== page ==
"What are you thinking of?" says Mr. Franklin, suddenly.
"If you have got the value of the stone in your pocket," answered Mr. Franklin, "say so, Betteredge, and in it goes!"
It's curious to note, when your mind's anxious, how very far in the way of relief a very small joke will go. We found a fund of merriment, at the time, in the notion of making away with Miss Rachel's lawful property, and getting Mr. Blake, as executor, into dreadful trouble - though where the merriment was, I am quite at a loss to discover now.
Mr. Franklin was the first to bring the talk back to the talk's proper purpose. He took an envelope out of his pocket, opened it, and handed to me the paper inside.
"Betteredge," he said, "we must face the question of the Colonel's motive in leaving this legacy to his niece, for my aunt's sake. Bear in mind how Lady Verinder treated her brother from the time when he returned to England, to the time when he told you he should remember his niece's birthday. And read that."
He gave me the extract from the Colonel's Will. I have got it by me while I write these words; and I copy it, as follows, for your benefit:
"Thirdly, and lastly, I give and bequeath to my niece, Rachel Verinder, daughter and only child of my sister, Julia Verinder, widow - if her mother, the said Julia Verinder, shall be living on the said Rachel Verinder's next Birthday after my death - the yellow Diamond belonging to me, and known in the East by the name of The Moonstone: subject to this condition, that her mother, the said Julia Verinder, shall be living at the time. And I hereby desire my executor to give my Diamond, either by his own hands or by the hands of some trustworthy representative whom he shall appoint, into the personal possession of my said niece Rachel, on her next birthday after my death, and in the presence, if possible, of my sister, the said Julia Verinder. And I desire that my said sister may be informed, by means of a true copy of this, the third and last clause of my Will, that I give the Diamond to her daughter Rachel, in token of my free forgiveness of the injury which her conduct towards me has been the means of inflicting on my reputation in my lifetime; and especially in proof that I pardon, as becomes a dying man, the insult offered to me as an officer and a gentleman, when her servant, by her orders, closed the door of her house against me, on the occasion of her daughter's birthday."
More words followed these, providing if my lady was dead, or if Miss Rachel was dead, at the time of the testator's decease, for the Diamond being sent to Holland, in accordance with the sealed instructions originally deposited with it. The proceeds of the sale were, in that case, to be added to the money already left by the Will for the professorship of chemistry at the university in the north.
I handed the paper back to Mr. Franklin, sorely troubled what to say to him. Up to that moment, my own opinion had been (as you know) that the Colonel had died as wickedly as he had lived. I don't say the copy from his Will actually converted me from that opinion: I only say it staggered me.
"Well," says Mr. Franklin, "now you have read the Colonel's own statement, what do you say? In bringing the Moonstone to my aunt's house, am I serving his vengeance blindfold, or am I vindicating him in the character of a penitent and Christian man?"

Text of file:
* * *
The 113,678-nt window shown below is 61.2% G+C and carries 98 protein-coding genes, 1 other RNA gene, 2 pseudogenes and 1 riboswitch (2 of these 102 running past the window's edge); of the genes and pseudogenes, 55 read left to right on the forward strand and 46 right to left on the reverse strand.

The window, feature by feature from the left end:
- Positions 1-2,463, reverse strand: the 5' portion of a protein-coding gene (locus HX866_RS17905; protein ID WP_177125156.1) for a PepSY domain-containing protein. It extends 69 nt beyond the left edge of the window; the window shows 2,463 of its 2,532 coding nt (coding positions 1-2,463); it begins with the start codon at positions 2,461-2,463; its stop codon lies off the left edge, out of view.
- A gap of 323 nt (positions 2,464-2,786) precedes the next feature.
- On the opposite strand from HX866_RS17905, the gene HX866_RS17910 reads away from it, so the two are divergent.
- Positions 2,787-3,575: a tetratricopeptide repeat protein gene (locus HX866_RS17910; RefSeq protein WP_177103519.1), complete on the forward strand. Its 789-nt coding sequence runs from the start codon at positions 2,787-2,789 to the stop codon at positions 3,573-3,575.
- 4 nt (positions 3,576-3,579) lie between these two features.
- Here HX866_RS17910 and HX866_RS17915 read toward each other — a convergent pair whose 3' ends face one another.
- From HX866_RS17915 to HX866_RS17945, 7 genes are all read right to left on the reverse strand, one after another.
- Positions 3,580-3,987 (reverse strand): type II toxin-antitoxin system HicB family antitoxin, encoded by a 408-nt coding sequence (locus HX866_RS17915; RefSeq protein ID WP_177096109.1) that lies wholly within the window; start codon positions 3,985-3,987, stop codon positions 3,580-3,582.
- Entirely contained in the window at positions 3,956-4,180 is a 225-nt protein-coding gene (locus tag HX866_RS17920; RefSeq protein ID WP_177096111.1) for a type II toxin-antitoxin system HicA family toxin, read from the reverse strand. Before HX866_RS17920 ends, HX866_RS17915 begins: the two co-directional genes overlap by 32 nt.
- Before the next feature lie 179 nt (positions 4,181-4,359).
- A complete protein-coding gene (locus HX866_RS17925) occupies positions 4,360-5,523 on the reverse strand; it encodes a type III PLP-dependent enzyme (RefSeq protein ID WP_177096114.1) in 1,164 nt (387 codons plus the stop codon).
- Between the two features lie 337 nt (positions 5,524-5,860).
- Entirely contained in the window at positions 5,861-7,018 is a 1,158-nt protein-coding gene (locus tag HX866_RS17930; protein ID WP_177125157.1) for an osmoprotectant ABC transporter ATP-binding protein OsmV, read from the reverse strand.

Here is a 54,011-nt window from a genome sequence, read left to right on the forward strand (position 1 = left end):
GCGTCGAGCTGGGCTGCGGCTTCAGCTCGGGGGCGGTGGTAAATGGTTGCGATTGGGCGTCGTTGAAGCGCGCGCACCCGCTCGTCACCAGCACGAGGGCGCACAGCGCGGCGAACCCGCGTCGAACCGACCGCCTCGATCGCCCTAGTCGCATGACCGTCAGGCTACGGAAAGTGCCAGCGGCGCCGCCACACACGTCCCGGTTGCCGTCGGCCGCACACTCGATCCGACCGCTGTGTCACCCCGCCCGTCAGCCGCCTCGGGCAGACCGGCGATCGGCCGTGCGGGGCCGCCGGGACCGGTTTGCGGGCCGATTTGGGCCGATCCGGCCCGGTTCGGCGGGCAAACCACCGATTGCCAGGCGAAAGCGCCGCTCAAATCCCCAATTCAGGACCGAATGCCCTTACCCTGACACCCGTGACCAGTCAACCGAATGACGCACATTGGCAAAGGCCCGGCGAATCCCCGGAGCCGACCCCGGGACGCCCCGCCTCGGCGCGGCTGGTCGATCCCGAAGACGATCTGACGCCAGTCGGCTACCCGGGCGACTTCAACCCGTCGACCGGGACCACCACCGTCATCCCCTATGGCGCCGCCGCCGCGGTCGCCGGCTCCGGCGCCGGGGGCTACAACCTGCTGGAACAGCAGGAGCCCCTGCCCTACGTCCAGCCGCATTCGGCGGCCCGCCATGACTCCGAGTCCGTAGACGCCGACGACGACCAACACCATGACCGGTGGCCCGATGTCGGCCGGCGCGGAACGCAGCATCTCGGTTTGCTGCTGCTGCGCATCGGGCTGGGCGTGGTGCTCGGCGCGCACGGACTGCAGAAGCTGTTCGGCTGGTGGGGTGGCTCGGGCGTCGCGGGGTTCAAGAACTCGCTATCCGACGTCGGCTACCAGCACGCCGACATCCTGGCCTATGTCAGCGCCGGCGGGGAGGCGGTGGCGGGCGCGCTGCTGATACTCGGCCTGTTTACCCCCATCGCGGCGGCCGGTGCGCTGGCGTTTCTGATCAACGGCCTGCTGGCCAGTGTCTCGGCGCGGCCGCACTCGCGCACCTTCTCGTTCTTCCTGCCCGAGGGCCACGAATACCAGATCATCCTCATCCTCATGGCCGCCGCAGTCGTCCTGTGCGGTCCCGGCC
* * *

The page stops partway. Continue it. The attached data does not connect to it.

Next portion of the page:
"It seems hard to say, sir," I answered, "that he died with a horrid revenge in his heart, and a horrid lie on his lips. God alone knows the truth. Don't ask me."
Mr. Franklin sat twisting and turning the extract from the Will in his fingers, as if he expected to squeeze the truth out of it in that manner. He altered quite remarkably, at the same time. From being brisk and bright, he now became, most unaccountably, a slow, solemn, and pondering young man.
"This question has two sides," he said. "An Objective side, and a Subjective side. Which are we to take?"
He had had a German education as well as a French. One of the two had been in undisturbed possession of him (as I supposed) up to this time. And now (as well as I could make out) the other was taking its place. It is one of my rules in life, never to notice what I don't understand. I steered a middle course between the Objective side and the Subjective side. In plain English I stared hard, and said nothing.
"Let's extract the inner meaning of this," says Mr. Franklin. "Why did my uncle leave the Diamond to Rachel? Why didn't he leave it to my aunt?"
"That's not beyond guessing, sir, at any rate," I said. "Colonel Herncastle knew my lady well enough to know that she would have refused to accept any legacy that came to her from HIM."
"How did he know that Rachel might not refuse to accept it, too?"
"Is there any young lady in existence, sir, who could resist the temptation of accepting such a birthday present as The Moonstone?"
"That's the Subjective view," says Mr. Franklin. "It does you great credit, Betteredge, to be able to take the Subjective view. But there's another mystery about the Colonel's legacy which is not accounted for yet. How are we to explain his only giving Rachel her birthday present conditionally on her mother being alive?"
"I don't want to slander a dead man, sir," I answered. "But if he HAS purposely left a legacy of trouble and danger to his sister, by the means of her child, it must be a legacy made conditional on his sister's being alive to feel the vexation of it."
"Oh! That's your interpretation of his motive, is it? The Subjective interpretation again! Have you ever been in Germany, Betteredge?"